Although completion of the first 11.6-mile segment of the Dulles Metrorail extension is still more than two years away, the Metropolitan Washington Airports Authority (MWAA) is already looking ahead to Phase 2, which will continue the 23-mile “Silver Line” to Washington Dulles International Airport and the suburbs of eastern Loudoun County. 

Ideally, MWAA would launch construction on Phase 2 around the same time trains begin running between East Falls Church and Reston, a milestone currently scheduled for 2013. That’d have the entire extension operational by the end of 2016. 
Keeping schedules is not the only priority for MWAA, which was handed the keys to the project in 2006.

The agency would also like to avoid
the controversies that threatened to derail the entire project in late 2008, when state and local officials scrambled to counter the Federal Transit Administration’s skepticism about the $2.5 billion project’s financial viability, and MWAA’s ability to manage it 

Though hardly with a ringing endorsement, FTA ultimately awarded the project a $900 million New Starts grant that allowed work on the extension’s first phase to move forward early last year.

Aside from a brief controversy surrounding the use of 35-year-old foundations for a section of the extension’s guideway piers, the project has progressed relatively quietly and on schedule, according to Dulles Transit Partners, MWAA’s design-build partner that is co-owned by Bechtel Infrastructure, Inc. and URS.

 But the world has kept turning, and despite a prolonged slump in the construction industry, MWAA now projects the cost of Phase 2—originally expected to be roughly the same price as Phase I—to be as much as $1.3 billion higher. That’d bring the Silver Line’s total pricetag to $6.6 billion 

Because Phase 2 has no federal funding—and given the project’s “history” with the FTA, requesting another grant is probably not a good idea—it’s up to MWAA to figure out how to reign the costs back in, or at the very least keep them from ballooning any further

But though the project is the same, the landscape is different, literally and figuratively.

Much of Phase 1’s cost controversy stemmed from the Silver Line’s path through the densely developed Tysons Corner area. MWAA eventually scrapped a long tunnel through the area in favor of a less costly above-ground route.

The route for Phase 2, on the other hand, lies mostly in the median of the Dulles Access and Toll Roads, and across airport property—both owned by MWAA and largely free of the terrain and density issues that defined Phase 1.

MWAA also controls prices on the Dulles Toll Road, which are currently projected to fund 52.6 percent of the entire project. (Traffic counts did decline when the first increase was implemented this year, but it’s unclear how much can be attributed directly to the toll.)

With preliminary engineering work on Phase 2 underway, the agency is studying station and route designs with an eye toward trimming costs. And it's looking for some help from above, literally and figuratively.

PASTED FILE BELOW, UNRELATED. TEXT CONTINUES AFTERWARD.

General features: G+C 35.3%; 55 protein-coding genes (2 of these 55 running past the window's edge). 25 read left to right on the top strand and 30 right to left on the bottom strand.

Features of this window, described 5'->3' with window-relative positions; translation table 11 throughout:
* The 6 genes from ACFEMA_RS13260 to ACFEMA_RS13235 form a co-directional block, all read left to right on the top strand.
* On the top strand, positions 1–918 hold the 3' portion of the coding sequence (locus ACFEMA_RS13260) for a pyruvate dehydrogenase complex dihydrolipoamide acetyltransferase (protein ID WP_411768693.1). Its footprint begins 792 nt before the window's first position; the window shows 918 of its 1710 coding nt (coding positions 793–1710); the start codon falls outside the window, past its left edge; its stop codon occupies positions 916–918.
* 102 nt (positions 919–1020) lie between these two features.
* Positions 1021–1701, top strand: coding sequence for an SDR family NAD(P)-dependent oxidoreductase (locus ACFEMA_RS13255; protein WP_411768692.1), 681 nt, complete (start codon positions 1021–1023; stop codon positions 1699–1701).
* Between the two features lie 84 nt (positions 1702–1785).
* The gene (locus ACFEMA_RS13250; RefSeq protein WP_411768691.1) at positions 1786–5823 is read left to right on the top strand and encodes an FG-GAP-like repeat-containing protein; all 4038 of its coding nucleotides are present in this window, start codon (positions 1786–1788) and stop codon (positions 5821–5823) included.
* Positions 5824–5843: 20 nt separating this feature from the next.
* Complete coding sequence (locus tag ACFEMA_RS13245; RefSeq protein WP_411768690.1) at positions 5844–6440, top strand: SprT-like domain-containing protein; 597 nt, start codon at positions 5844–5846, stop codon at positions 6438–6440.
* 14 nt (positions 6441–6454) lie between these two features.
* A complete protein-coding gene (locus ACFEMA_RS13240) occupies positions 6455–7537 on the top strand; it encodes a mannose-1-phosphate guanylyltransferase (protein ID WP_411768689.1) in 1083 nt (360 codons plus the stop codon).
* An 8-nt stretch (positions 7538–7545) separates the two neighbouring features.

The biggest change come at the airport, where the  originally planned underground station immediately adjacent to Dulles’ main terminal may moved above ground and positioned 600 feet further out, eliminating the need for a two-mile tunnel through airport property. The relocated station would connect to an existing pedestrian underpass with moving sidewalks that links the terminal with two large parking garages. 

Though potentially a major cost-saver, the relocated station has been criticized by some who claim that the loss of convenient terminal access might cost the Silver Line some airport-bound riders. 

(Being a frequent user of the Dulles garages, the underpass travel time doesn’t seem that much of a hardship. It also seem logical to assume that most time-stressed airline passengers would opt for other, more direct ways to reach Dulles anyway.)

A more remote Metro station would also provide a more expansive buffer between Metro and the Dulles terminal, a feature that may help homeland security officials sleep a bit better at night.

MWAA seems to be looking skyward in its search for revenue solutions as well.

The agency is currently exploring the feasibility of leasing the air rights at the new stations, creating the possibility of mixed-use developments located on platforms constructed above the existing roadway. Though a technically complicated and certainly expensive proposition for any potential developers, the new twist on transit-oriented development may well prove tempting in a revived real estate market.

Given all the uncertainties facing any major light rail initiative these days, MWAA is wise to look at any and all means for getting Phase 2 of the Silver Line off on as sound financial footing as possible.

The agency has so far proven that it can get major infrastructure system—one outside its “core business” of running airports and toll roads—off the ground. Now, we’ll see if it can keep it going.